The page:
recognizing this "fact" is essential to true
                                  understanding and sound moral judgment. The problem,
                                  of course, is it's exactly the same type of
                                  ends-trump-means philosophy which produced the
                                  devastating seduction of much of the world by nazism,
                                  fascism, and despotic communism last century. This
                                  philosophy _is_ dangerous, to an even greater extent
                                  than Lanier tried to explain.

                                  Fortunately (for my own sanity), I'm still in the John
                                  Holland camp (as he articulated it at the 2000
                                  Stanford "Spiritual Robots" debate, shortly after the
                                  publication of Bill Joy's infamous Wired article), and
                                  don't believe the emergence of A.I. will be nearly as
                                  automatic, inevitable, nor early as Kurzweil an
                                  company expect, so I'm not terribly worried about it.
                                  Barring, of course, the frightening possibility of
                                  Lanier's inversion hypothesis being validated, and
                                  producing a perceived success by moving the goalposts.
                                  If we let this happen, then we will in fact create our
                                  own dystopia, but only by (at least implicit) choice,
                                  not due to any force of technological determinism.



                                  I'll try to elaborate my thoughts on Zen and the
                                  self-other dichotomy soon as well.
                                  --
                                  Kevin D. Keck
                                • Chris Phoenix
                                  For another approach to the problem of science, rationality, and the real world, I encourage anyone following this discussion to read my recent Extropy-chat
                                  Message 16 of 21 , Apr 24 12:41 PM
                                  • 0 Attachment
                                    For another approach to the problem of science, rationality, and the
                                    real world, I encourage anyone following this discussion to read my
                                    recent Extropy-chat post:
                                    http://www.lucifer.com/pipermail/extropy-chat/2004-April/005790.html

                                    I begin by talking about rationality, building a case that the validity
                                    of thoughts must be considered within their particular context. Usually,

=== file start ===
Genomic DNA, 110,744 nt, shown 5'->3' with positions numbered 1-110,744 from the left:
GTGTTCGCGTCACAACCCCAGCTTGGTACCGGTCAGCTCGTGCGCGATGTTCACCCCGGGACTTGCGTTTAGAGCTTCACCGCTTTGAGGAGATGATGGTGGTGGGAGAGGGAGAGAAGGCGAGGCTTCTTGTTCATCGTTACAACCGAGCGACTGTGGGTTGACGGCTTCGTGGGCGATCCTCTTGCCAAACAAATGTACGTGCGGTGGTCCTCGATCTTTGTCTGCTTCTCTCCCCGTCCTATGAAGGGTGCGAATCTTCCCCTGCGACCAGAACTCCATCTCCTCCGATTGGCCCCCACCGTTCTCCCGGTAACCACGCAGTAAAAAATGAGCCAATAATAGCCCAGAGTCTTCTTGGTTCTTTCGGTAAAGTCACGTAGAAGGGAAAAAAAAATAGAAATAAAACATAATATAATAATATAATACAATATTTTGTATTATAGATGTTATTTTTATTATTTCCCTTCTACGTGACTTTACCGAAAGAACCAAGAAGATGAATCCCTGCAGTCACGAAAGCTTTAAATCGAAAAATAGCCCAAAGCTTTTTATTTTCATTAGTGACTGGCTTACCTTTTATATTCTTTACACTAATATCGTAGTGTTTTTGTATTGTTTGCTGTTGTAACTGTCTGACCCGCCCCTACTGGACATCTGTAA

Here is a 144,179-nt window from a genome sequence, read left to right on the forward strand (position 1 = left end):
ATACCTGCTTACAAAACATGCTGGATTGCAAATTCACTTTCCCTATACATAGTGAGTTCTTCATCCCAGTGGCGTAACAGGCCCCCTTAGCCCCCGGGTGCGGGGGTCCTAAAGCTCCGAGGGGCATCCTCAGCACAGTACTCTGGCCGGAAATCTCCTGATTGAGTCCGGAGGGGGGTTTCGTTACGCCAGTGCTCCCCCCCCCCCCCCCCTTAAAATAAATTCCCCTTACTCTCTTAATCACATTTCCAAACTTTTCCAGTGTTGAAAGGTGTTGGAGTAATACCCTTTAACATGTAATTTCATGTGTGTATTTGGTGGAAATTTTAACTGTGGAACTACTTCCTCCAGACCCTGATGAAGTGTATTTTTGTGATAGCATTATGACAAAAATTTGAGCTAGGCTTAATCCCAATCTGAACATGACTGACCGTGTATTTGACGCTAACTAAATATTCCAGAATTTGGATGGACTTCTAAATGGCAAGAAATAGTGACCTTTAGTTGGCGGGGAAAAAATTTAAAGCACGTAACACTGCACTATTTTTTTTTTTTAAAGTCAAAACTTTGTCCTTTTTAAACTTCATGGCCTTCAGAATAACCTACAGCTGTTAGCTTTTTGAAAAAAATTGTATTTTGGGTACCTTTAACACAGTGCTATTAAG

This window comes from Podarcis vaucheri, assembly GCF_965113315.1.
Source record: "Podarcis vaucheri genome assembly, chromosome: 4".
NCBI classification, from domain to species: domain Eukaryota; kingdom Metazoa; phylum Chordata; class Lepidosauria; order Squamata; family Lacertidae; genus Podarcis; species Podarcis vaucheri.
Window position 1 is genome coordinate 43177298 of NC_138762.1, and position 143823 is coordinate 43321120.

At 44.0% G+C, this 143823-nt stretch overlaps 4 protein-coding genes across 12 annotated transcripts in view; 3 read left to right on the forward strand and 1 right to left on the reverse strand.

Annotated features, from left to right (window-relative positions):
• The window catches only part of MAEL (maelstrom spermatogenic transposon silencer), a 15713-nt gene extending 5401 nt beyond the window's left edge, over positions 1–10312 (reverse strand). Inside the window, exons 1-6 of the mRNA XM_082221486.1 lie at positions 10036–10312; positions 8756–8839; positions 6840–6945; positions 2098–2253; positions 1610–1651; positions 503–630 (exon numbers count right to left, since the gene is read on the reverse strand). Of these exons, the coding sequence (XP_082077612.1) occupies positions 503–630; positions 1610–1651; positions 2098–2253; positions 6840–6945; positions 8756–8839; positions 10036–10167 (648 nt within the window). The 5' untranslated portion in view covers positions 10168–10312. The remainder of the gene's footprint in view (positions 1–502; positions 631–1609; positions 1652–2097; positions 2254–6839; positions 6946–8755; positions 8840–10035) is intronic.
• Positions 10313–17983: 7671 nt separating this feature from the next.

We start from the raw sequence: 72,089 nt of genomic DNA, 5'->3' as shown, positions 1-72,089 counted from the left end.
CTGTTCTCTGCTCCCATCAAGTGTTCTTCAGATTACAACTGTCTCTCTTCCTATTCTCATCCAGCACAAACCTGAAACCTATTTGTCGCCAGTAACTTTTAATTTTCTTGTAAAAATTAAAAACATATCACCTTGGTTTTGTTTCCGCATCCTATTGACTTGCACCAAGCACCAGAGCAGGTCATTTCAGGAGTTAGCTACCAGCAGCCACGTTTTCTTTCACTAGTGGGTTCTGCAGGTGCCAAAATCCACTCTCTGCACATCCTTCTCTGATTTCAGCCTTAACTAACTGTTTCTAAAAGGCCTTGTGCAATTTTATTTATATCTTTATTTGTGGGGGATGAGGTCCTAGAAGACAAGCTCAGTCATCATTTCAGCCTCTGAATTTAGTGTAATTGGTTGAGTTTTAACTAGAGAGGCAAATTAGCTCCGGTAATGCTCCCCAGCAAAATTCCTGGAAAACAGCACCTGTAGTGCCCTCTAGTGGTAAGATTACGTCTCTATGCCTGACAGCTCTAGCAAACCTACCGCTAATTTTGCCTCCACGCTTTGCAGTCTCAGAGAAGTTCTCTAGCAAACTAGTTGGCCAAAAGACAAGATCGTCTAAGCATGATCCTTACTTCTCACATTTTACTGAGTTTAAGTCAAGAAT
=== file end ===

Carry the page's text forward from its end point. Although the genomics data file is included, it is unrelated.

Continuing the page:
the context is only within our heads, but we have the cognitive error of
                                    believing that it extends much farther. If someone else's thought makes
                                    no sense, it's probably because their context is different. Likewise,
                                    your thoughts, however rational, are generally unlikely to be
                                    trustworthy if applied too widely.

                                    Then I discuss the consistent real world, and how it exists but we have
                                    trouble addressing it even with science. I'll quote myself rather than
                                    trying to restate:

                                    "It's tempting to think that the world is a single context that
                                    everything can be compared to. But this is equivalent to reductionism.
                                    There are lots of things in the world that can be understood far more
                                    completely by approximation than by first principles. For example,
                                    human psychology has some really weird phenomena (phobias, optical
                                    illusions, passive-aggressive behavior, etc) that a study of physics
                                    will not help you understand. To a psychoanalyst or a politician, or
                                    even a medical doctor, a study of shamanism will have more concrete
                                    utility than a study of electromagnetism.

                                    In fact, when dealing with people, not studying at all--not trying to
                                    form postulates and practice formal thought, but just going on instinct,
                                    intuition, and experience--may be more effective. This is because